I recently found myself as a guest speaker at the matric awards function at my former school. When I speak at school events, I usually talk about what I wish someone had told me at that age – finding my passion, overcoming fears and the importance of perseverance. This time, however, I found myself focusing closely on one thing; patience. Being a young speaker closer to their generation, I cautioned them that we were losing a fundamental characteristic integral to a successful life; patience. My generation is born into an instant gratification era where a click of a button causes direct change from switching television channels, controlling the temperature, to immediate interaction on a mind-boggling array of communication devices. We are an emerging generation of impatient, indulgent millennials who expect change to be instantaneous.
The problem is, for change to be successful, it has to be gradual. Ideas take time to develop; opinions have to be weighed, struggle has to be endured, perceptions have to be accepted and growth has to happen from the bottom up. The natural process is for things to develop enough for them to become permanent. Instant change is almost always temporary because there is no history of habit to fall back on. It’s impulsive and while impulse is good for some things, like action for instance, it does not bear the brevity of consultation, understanding and research when it comes to making significant change.
The other point to bear is that real life is not like that. You don’t instantly get the correct career, the perfect job or right partner. In fact, some people never get these things. I left high school with a report card full of As but it took me 2 years of dropping out of 3 different degrees for me to realise what I wanted to do with my life. It devastated me at the time because my future was so uncertain, but in retrospect it helped me to develop into who I am today; someone who through trial and error has come to understand where her passions lie. If I had not undergone that experience I’m not so certain I would have embraced words the way I have now. The struggle was part of the experience. Patience is part of understanding what life is about. The ability to be still in a constantly sprinting world will keep you steady and will help you bear far more without breaking. That is what, I wish someone had told me when I was seventeen.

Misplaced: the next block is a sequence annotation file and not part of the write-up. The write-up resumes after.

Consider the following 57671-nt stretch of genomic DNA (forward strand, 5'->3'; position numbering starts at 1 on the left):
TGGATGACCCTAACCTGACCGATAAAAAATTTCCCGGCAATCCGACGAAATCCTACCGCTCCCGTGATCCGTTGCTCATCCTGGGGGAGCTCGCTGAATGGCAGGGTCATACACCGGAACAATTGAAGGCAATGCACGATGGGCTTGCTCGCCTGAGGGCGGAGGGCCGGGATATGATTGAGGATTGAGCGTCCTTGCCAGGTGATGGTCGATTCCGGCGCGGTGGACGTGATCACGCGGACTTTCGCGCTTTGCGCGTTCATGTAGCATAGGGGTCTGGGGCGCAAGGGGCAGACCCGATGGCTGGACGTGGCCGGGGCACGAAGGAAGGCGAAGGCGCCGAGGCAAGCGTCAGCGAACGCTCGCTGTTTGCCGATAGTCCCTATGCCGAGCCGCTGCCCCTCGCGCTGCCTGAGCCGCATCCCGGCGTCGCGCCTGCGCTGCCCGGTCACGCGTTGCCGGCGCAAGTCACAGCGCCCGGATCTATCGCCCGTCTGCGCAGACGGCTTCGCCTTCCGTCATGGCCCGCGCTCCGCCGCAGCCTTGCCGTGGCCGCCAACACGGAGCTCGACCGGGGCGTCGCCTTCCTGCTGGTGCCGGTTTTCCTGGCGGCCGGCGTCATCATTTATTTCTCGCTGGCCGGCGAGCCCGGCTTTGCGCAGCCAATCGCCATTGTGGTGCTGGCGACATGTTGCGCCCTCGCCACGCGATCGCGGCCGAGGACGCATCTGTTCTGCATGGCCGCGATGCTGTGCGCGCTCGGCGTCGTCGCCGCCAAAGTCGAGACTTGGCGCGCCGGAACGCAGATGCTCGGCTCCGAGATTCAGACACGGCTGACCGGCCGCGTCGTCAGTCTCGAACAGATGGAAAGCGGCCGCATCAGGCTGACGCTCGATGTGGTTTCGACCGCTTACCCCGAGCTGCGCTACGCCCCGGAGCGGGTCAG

Stillness, I’ve come to find is an art. It is something extremely rare but when you find it, when you accept whatever happens to you in life, you find a refuge that becomes stronger and easier to return to.
Good things take time. It takes time to fix things, to find a good partner, to build a relationship, to learn and to understand. As long as you make the effort and have patience, change will surely come… eventually.
(First published 3 February 2013, Sunday Tribune)